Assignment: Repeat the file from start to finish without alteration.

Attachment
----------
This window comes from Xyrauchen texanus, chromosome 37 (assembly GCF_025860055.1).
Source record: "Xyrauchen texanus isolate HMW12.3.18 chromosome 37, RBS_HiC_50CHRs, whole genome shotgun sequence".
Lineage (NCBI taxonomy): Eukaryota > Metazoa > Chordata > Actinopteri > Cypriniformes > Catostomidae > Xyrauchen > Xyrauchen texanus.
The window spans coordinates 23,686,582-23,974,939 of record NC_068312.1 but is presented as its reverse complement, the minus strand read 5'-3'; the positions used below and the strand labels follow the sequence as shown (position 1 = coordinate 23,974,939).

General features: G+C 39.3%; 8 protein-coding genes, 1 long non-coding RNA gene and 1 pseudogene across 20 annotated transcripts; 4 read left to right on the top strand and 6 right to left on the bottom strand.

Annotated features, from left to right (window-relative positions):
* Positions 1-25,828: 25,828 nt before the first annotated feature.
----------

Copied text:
This window comes from Xyrauchen texanus, chromosome 37 (assembly GCF_025860055.1).
Source record: "Xyrauchen texanus isolate HMW12.3.18 chromosome 37, RBS_HiC_50CHRs, whole genome shotgun sequence".
Lineage (NCBI taxonomy): Eukaryota > Metazoa > Chordata > Actinopteri > Cypriniformes > Catostomidae > Xyrauchen > Xyrauchen texanus.
The window spans coordinates 23,686,582-23,974,939 of record NC_068312.1 but is presented as its reverse complement, the minus strand read 5'-3'; the positions used below and the strand labels follow the sequence as shown (position 1 = coordinate 23,974,939).

General features: G+C 39.3%; 8 protein-coding genes, 1 long non-coding RNA gene and 1 pseudogene across 20 annotated transcripts; 4 read left to right on the top strand and 6 right to left on the bottom strand.

Annotated features, from left to right (window-relative positions):
* Positions 1-25,828: 25,828 nt before the first annotated feature.